The political leader who helped set up Bosnia's notorious detention camps, where acts of murder, torture and rape were perpetrated on a scale not seen since the Second World War, was jailed for life by a court in The Hague yesterday.
Milomir Stakic, a medical doctor, received the longest sentence handed down by the United Nations tribunal.
Stakic was directly involved in setting up the camp at Omarska in May 1992 and went on television to defend the establishment of two others at Keraterm and Trnopolje.
Footage from the camps, showing starving men behind barbed-wire fences, sparked outrage around the world in August 1992, with images reminiscent of Nazi death camps.
Stakic, 41, was identified as a leading architect of the campaign of ethnic cleansing, in which Serb forces launched a campaign of persecution against Muslims.
The balding, bearded defendant looked stunned as the judge, Wolfgang Schomburg, told the court: "Dr Milomir Stakic is hereby sentenced to life imprisonment." He added that he would be eligible for parole after 20 years. Stakic was acquitted of genocide, the most serious charge, but convicted on five counts of crimes against humanity and war crimes, including extermination, murder and persecution.
During the hearing the prosecution produced evidence of the atrocities committed at the camps, where well-educated professional people were selected for particularly brutal treatment, and where beatings, rapes and sexual assaults were commonplace. At the Omarska camp, detainees were beaten on arrival, then regularly beaten during the days and nights with electric cables, rifle butts, police batons and wooden clubs. In some cases the beatings proved fatal. Many women detainees were raped and sexually assaulted.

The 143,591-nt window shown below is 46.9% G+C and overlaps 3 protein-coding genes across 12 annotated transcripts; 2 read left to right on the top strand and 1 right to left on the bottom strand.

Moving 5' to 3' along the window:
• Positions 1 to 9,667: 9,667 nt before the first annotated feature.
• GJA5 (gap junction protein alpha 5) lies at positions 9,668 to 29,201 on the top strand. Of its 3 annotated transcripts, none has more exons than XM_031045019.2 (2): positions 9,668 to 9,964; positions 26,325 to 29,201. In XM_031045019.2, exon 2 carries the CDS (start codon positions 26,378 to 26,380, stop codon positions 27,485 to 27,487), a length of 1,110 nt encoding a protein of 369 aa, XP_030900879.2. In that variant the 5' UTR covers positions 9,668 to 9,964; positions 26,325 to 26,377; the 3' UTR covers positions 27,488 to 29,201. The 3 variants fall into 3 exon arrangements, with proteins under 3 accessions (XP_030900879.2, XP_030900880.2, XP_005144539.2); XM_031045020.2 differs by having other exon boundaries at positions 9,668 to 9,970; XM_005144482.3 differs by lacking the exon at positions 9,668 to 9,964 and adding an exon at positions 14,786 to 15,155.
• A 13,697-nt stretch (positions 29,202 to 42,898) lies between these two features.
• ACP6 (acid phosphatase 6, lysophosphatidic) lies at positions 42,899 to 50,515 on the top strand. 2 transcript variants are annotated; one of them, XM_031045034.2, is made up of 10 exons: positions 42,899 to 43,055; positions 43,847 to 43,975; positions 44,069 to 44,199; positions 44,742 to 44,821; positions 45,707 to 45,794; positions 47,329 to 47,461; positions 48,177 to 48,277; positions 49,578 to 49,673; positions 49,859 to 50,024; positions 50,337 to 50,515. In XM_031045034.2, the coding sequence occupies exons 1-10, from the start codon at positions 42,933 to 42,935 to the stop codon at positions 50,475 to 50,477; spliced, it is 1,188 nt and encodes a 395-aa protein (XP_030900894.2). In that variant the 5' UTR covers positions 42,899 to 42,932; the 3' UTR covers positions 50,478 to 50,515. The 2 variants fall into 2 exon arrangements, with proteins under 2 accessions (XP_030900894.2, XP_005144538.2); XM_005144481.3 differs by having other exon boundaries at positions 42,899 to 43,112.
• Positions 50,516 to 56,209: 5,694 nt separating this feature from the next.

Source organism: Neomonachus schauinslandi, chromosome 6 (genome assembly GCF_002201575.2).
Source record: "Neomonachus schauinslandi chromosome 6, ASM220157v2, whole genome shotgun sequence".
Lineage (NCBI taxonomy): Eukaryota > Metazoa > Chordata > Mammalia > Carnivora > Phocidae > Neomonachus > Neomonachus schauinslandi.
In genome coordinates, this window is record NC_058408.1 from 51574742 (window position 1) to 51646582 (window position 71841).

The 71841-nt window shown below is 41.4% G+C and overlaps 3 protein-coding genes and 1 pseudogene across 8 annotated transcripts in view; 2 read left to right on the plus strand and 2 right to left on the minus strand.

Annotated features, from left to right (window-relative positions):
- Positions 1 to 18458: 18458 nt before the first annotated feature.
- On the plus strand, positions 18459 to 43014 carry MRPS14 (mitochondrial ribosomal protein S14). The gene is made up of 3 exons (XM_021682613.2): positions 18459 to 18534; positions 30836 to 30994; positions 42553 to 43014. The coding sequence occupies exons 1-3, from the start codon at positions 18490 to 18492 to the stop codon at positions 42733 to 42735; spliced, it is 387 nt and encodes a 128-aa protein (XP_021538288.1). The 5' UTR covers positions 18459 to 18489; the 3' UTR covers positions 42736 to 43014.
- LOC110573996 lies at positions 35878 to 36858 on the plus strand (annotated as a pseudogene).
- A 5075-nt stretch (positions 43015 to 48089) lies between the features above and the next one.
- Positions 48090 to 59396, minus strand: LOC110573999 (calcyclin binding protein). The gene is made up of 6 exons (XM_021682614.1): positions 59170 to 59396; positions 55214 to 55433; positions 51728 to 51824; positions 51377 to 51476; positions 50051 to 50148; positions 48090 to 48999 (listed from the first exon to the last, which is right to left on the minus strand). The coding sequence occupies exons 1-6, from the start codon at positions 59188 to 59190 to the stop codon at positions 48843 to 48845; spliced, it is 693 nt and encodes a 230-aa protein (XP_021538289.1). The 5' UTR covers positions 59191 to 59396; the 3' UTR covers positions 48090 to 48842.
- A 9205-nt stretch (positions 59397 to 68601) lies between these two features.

The same pattern was repeated at Keraterm and Trnopolje camps, where those held were mainly women, children and the elderly.
Stakic's indictment listed specific incidents of murder and brutality, including the killing of 120 people taken in two buses from Keraterm and Omarska in August 1992, the month the camps were closed.
The tribunal rejected Stakic's defence that he was a "puppet" in Bosnian Serb wartime politics with no real power. It decided Stakic performed his duties as president of the Prijedor administration, signing orders that perpetuated hatred of non-Serbs and assisting the persecution of tens of thousands of civilians.
A conservative estimate was that more than 20,000 people had been deported from the Prijedor region as part of a policy of ethnic cleansing, the judge said. Although not imposed before, Judge Schomburg said the maximum penalty was "not restricted to the most serious crime" of genocide. The longest jail term handed out before yesterday was 46 years to Radislav Krstic, the Bosnian Serb general who was convicted of genocide for having command responsibility for massacres at Srebrenica.
But the judgment in The Hague yesterday also revealed the difficulty that the tribunal's chief prosecutor has had in making charges of genocide stick. Yesterday was the third occasion in which defendants had been acquitted of genocide charges. To gain a genocide conviction, the prosecution must prove a prior intent to destroy an ethnic group wholly or in part. In Prijedor, the ruling said, the object was to displace the non-Serb population but "this cannot be equated with the intent to destroy it".
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